November 30, Thursday

The AMI QT Devotionals for November 27 to December 3 are written by David Son, who serves as the college pastor at Symphony Church in Boston. David, a graduate of UC Berkeley (B.S.) and Gordon-Conwell Seminary (M.Div.), is married to Grace, who teaches at a public school.



Devotional Thoughts for Today

“God’s Will in Marriage”

Genesis 24:1-4

Now Abraham was old, well advanced in years. And the Lord had blessed Abraham in all things. And Abraham said to his servant, the oldest of his household, who had charge of all that he had, “Put your hand under my thigh, that I may make you swear by the Lord, the God of heaven and God of the earth, that you will not take a wife for my son from the daughters of the Canaanites, among whom I dwell, but will go to my country and to my kindred, and take a wife for my son Isaac.”

The city of Shanghai has a peculiar event called the “Shanghai Marriage Market.” Think local farmer’s market meets eHarmony. At this meet and greet, parents write the basic information of their child on a slip of paper, and it gets put on display on a wall, along with hundreds of other “advertisements.” Pertinent information includes age, height, job, income, zodiac sign, etc. The hope for parents is that they would meet another parent whose child is a suitable match for their own child. As you might expect, the children mostly despise their parents’ participation in the Shanghai Marriage Market. But it continues to take place on a weekly basis because of the strong desire of parents to preserve their cultural traditions for the next generation.

In our text for today, Abraham is also very serious about whom his son, Isaac, will marry. He makes his lead servant take an oath to go back to his home-country and find a non-Canaanite wife for Isaac. But what was Abraham’s motivation? Was it simply a desire to preserve culture and traditions? Or was there something much deeper going on? (We see a similar thing happen later when Jacob is in search of a wife in Genesis 28.)

For a long time, I didn’t understand why God didn’t want His people to intermarry, particularly with the Canaanites. For a second I even thought, Is God against marriage of people of differing ethnicities? But that didn’t seem right in line with the rest of Scripture. It wasn’t until I read Deuteronomy 7:3-5 that I began to grasp what is really happening here: “You shall not intermarry with them, giving your daughters to their sons or taking their daughters for your sons, for they would turn away your sons from following me, to serve other gods.” God’s primary concern here is holiness. Abraham’s request was not about racial elitism, nor was it merely about preserving one particular culture/tradition; it was a matter of holiness. Abraham understood the power of marriage to transform and influence his son Isaac, and so it was his final mission to help his son find a wife who loved the Lord, and would help move him toward holiness.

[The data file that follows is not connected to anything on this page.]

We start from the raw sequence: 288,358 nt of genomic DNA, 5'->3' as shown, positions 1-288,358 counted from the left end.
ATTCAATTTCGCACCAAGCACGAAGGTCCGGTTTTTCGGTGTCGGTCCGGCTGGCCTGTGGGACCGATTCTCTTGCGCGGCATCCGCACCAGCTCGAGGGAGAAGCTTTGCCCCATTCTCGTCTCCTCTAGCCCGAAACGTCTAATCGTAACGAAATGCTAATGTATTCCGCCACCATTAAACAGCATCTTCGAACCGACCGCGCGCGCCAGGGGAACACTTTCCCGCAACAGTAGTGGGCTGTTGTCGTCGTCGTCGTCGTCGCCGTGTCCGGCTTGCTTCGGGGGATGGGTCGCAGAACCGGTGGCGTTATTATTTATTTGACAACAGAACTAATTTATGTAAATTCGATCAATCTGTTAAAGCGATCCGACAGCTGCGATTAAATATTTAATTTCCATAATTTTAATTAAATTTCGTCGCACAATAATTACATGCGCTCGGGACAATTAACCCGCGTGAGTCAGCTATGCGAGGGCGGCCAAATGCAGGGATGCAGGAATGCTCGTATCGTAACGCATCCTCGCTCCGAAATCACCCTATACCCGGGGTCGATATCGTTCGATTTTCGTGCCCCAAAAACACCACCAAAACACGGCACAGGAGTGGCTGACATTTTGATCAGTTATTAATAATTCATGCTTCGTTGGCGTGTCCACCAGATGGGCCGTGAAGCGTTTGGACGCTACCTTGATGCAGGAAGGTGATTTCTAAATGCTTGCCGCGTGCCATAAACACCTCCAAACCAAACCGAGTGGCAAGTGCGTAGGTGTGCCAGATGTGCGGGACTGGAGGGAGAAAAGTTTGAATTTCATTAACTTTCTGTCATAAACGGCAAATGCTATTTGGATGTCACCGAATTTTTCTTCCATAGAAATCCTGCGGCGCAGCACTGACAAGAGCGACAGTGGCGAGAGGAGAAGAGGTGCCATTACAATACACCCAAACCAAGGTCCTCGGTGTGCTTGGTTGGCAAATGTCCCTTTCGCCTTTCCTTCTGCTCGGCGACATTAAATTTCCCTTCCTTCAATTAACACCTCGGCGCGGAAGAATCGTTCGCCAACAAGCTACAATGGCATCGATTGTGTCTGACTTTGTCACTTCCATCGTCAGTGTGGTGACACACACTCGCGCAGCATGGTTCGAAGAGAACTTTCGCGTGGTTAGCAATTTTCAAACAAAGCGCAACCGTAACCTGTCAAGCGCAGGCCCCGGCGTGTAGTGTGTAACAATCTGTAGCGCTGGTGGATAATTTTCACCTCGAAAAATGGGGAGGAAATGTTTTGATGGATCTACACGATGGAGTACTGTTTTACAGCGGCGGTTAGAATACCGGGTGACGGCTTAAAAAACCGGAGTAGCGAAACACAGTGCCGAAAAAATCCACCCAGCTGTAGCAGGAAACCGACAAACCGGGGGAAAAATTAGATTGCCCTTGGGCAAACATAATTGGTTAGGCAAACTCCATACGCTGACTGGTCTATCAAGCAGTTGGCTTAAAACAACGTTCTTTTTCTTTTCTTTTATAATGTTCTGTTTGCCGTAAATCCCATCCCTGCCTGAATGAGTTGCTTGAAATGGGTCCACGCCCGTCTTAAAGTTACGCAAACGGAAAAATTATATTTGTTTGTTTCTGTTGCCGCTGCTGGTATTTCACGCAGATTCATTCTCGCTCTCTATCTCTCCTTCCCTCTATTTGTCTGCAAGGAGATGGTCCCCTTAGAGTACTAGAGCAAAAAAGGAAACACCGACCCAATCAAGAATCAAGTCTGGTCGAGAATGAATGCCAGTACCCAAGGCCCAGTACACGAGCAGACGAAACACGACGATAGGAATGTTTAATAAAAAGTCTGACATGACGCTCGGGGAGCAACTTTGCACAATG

A lot has changed since the time of Abraham and Isaac, especially in dating/marriage traditions. But this truth remains: God’s will for us is to move us toward holiness in/through all aspects of our lives. Whether it’s in marriage, relationships, or even our careers, God’s will is that we grow to love Him more through each of these areas. This morning, take a moment and consider if these areas are moving you closer to Him, or further away from Him.

Prayer: God, may everything in my life be used to draw me closer to You. Especially the areas that have the most impact on me, I ask that You would use them to sanctify me. Give me wisdom and discernment to be able to identify relationships/activities that may be pulling me away from You. In all things, I ask for Your grace to cover me. In Jesus’ name I pray. Amen.

Bible Reading for Today: Jeremiah 31

Lunch Break Study

Read 1 Thessalonians 5:14-18: And we urge you, brothers, admonish the idle, encourage the fainthearted, help the weak, be patient with them all. See that no one repays anyone evil for evil, but always seek to do good to one another and to everyone. Rejoice always, pray without ceasing, give thanks in all circumstances; for this is the will of God in Christ Jesus for you.

Questions to Consider

  1. According to Paul, why should we obey these commands?
  2. What do all of these commands have in common?
  3. What can we learn about the will of God from this passage?


  1. Paul gives us a clear motivation as to why we ought to do these things: because it is the will of God for us!
  2. It may not be obvious at first glance, but all of the commands listed here have to do with our character. It seems that God is more concerned about who we are becoming than what tasks we can accomplish.
  3. Most often, we think the will of God has to do with career path: “Should I take this job offer or this other one?” But this passage says nothing about occupations, titles, or salary. Instead, it says that the will of God is for us to be encouragers, helpers, patient, doing good to all, rejoicers, pray-ers, and giving thanks in all circumstances. Perhaps you are in a season of your life where you are seeking God’s will. If so, may this passage give you a clear place to start!

Evening Reflection

Often, the hardest places to live out God’s will are the places that are closest to our hearts: our families and/or our roommates. For some reason, it’s much easier to be more patient and kind to people whom we don’t have to see all the time. But it’s these people (families, roommates, etc.) that God has placed in our lives that can have the biggest impact in forming Christ-like character in us. This evening, spend some time praying for those that God has placed closest to you.

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